How ERC Standards are Created

  1. Improvement-seeking developers within the Ethereum ecosystem submit their suggestions — new ERC policies — in the form of Ethereum Improvement Proposals (EIPs)
  2. Both other developers and blockchain experts review the documents submitted by the aforementioned parties
  3. If the submission is missing something according to the reviewers, the submitter may be asked for a revision or comment
  4. If the ERC policy submission is accepted by the ETH community, open-source developers can proceed with its implementation

Now that we have covered the creation and improvement process of ERC standards, it is time to explore specific examples and discuss what they were designed for.


ERC-20 is the most popular Ethereum-based token standard because it is likely the easiest to interact with, and has top-notch compatibility for smart contract creation.

With ERC-20, there is no need for customization when developing or writing boilerplate code. As mentioned earlier, around 50% of the Ethereum blockchain is made up of ERC-20 tokens, which makes this standard very influential.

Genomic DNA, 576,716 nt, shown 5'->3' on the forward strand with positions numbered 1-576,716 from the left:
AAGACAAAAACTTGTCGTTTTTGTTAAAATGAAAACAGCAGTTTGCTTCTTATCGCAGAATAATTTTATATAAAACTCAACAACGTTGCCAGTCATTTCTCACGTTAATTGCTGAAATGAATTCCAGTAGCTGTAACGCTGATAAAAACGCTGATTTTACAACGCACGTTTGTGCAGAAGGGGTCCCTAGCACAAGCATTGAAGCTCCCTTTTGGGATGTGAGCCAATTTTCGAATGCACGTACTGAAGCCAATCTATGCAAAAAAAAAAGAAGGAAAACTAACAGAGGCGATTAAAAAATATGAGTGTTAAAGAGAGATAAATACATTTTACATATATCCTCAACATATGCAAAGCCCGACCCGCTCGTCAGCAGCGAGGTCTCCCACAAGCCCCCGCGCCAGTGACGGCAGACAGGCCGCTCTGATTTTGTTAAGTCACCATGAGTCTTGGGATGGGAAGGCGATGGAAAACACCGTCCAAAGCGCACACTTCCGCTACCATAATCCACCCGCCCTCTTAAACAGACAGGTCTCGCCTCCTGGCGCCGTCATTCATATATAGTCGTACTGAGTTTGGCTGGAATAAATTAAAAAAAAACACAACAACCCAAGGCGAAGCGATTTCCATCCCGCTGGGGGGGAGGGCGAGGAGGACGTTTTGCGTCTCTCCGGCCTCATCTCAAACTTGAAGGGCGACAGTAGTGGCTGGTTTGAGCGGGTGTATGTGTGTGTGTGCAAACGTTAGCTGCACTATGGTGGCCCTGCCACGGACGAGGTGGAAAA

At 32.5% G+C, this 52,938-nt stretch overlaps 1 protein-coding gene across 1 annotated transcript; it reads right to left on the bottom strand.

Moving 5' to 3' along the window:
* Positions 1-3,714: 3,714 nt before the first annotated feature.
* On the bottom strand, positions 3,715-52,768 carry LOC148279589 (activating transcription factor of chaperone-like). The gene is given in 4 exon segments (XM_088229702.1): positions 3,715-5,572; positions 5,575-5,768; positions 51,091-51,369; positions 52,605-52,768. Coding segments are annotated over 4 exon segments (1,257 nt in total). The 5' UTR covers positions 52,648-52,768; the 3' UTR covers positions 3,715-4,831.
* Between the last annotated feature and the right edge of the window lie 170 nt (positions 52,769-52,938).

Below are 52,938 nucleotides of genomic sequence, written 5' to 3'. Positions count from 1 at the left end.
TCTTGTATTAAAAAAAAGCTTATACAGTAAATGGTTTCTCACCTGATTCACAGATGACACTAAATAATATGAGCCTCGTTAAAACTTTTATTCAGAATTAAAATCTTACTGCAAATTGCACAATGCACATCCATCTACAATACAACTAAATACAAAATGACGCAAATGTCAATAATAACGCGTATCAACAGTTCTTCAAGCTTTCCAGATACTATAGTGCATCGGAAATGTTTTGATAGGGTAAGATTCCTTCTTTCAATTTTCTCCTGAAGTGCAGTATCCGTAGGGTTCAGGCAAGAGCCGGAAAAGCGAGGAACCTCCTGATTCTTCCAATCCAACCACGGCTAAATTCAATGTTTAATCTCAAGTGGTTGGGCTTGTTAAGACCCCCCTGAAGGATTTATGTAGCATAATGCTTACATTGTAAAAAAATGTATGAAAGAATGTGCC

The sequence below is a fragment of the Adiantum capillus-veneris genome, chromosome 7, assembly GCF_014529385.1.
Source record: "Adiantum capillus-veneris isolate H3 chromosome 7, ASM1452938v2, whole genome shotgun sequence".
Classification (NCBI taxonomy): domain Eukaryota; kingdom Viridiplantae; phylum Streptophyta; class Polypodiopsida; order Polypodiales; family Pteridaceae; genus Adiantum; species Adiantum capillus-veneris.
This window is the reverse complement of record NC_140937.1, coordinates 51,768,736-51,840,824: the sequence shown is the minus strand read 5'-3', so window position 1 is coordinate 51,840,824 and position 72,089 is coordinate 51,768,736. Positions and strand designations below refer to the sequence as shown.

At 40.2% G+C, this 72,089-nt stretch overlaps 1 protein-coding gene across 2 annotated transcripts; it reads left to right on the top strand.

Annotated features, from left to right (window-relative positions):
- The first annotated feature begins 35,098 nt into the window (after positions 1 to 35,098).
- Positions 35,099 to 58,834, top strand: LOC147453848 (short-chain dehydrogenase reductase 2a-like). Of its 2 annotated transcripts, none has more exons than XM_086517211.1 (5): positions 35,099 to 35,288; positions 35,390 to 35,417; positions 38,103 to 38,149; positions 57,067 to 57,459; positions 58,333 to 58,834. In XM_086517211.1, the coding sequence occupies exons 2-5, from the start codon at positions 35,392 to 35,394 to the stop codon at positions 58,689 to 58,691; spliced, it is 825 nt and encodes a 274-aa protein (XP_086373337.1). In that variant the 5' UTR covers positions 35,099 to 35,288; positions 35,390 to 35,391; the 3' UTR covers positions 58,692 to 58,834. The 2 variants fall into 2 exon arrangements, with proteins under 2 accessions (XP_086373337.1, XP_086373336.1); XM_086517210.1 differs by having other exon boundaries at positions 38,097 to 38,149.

ERC-165 is often misunderstood by the newcomers because it isn’t designed for a general purpose. This standard makes it possible for standards other than ERC-20 to interact with each other, as there is no built-in way for them to work together.

Without ERC-165, the working of other standards like ERC-721 would be very limited as a result of compatibility issues.


Just like ERC-20 is the most popular solution for fungible tokens, ERC-721 is the standard for NFTs. Some of the most popular NFT platforms like Axiom Zen have implemented ERC-721 for their rules to be made transparent, and tokens — unique.


ERC-621 is quite a simple standard within the Ethereum blockchain. It makes it possible to increase or decrease the supply of tokens using built-in functions.